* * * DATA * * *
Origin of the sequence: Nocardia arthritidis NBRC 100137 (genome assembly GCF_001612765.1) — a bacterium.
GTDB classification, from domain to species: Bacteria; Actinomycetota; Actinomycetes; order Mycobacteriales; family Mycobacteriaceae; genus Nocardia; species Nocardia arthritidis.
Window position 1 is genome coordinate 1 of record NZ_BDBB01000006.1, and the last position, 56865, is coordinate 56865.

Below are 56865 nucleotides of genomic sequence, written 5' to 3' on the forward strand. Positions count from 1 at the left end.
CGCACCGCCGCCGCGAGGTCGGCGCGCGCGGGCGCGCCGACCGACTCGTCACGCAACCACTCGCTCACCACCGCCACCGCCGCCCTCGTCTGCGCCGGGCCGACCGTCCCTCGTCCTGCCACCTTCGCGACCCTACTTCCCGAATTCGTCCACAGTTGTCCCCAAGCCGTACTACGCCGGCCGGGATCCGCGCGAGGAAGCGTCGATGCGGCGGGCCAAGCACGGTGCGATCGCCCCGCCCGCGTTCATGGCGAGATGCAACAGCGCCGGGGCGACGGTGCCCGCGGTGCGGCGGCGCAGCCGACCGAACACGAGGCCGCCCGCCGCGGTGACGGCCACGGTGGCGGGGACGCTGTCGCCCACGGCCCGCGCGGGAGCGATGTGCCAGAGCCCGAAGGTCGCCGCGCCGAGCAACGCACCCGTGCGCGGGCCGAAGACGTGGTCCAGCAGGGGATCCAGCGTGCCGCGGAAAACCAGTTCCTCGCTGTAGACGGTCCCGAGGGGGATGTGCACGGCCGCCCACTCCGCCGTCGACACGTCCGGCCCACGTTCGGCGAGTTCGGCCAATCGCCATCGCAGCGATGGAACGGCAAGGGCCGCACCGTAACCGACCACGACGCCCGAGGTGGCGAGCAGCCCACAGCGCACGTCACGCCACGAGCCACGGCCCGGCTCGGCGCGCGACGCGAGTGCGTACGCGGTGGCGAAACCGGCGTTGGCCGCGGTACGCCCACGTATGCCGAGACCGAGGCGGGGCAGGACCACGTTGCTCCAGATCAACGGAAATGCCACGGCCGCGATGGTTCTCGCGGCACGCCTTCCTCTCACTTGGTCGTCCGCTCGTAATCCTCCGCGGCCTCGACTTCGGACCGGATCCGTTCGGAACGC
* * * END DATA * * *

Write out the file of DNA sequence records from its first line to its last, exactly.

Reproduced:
Origin of the sequence: Nocardia arthritidis NBRC 100137 (genome assembly GCF_001612765.1) — a bacterium.
GTDB classification, from domain to species: Bacteria; Actinomycetota; Actinomycetes; order Mycobacteriales; family Mycobacteriaceae; genus Nocardia; species Nocardia arthritidis.
Window position 1 is genome coordinate 1 of record NZ_BDBB01000006.1, and the last position, 56865, is coordinate 56865.

Below are 56865 nucleotides of genomic sequence, written 5' to 3' on the forward strand. Positions count from 1 at the left end.
CGCACCGCCGCCGCGAGGTCGGCGCGCGCGGGCGCGCCGACCGACTCGTCACGCAACCACTCGCTCACCACCGCCACCGCCGCCCTCGTCTGCGCCGGGCCGACCGTCCCTCGTCCTGCCACCTTCGCGACCCTACTTCCCGAATTCGTCCACAGTTGTCCCCAAGCCGTACTACGCCGGCCGGGATCCGCGCGAGGAAGCGTCGATGCGGCGGGCCAAGCACGGTGCGATCGCCCCGCCCGCGTTCATGGCGAGATGCAACAGCGCCGGGGCGACGGTGCCCGCGGTGCGGCGGCGCAGCCGACCGAACACGAGGCCGCCCGCCGCGGTGACGGCCACGGTGGCGGGGACGCTGTCGCCCACGGCCCGCGCGGGAGCGATGTGCCAGAGCCCGAAGGTCGCCGCGCCGAGCAACGCACCCGTGCGCGGGCCGAAGACGTGGTCCAGCAGGGGATCCAGCGTGCCGCGGAAAACCAGTTCCTCGCTGTAGACGGTCCCGAGGGGGATGTGCACGGCCGCCCACTCCGCCGTCGACACGTCCGGCCCACGTTCGGCGAGTTCGGCCAATCGCCATCGCAGCGATGGAACGGCAAGGGCCGCACCGTAACCGACCACGACGCCCGAGGTGGCGAGCAGCCCACAGCGCACGTCACGCCACGAGCCACGGCCCGGCTCGGCGCGCGACGCGAGTGCGTACGCGGTGGCGAAACCGGCGTTGGCCGCGGTACGCCCACGTATGCCGAGACCGAGGCGGGGCAGGACCACGTTGCTCCAGATCAACGGAAATGCCACGGCCGCGATGGTTCTCGCGGCACGCCTTCCTCTCACTTGGTCGTCCGCTCGTAATCCTCCGCGGCCTCGACTTCGGACCGGATCCGTTCGGAACGC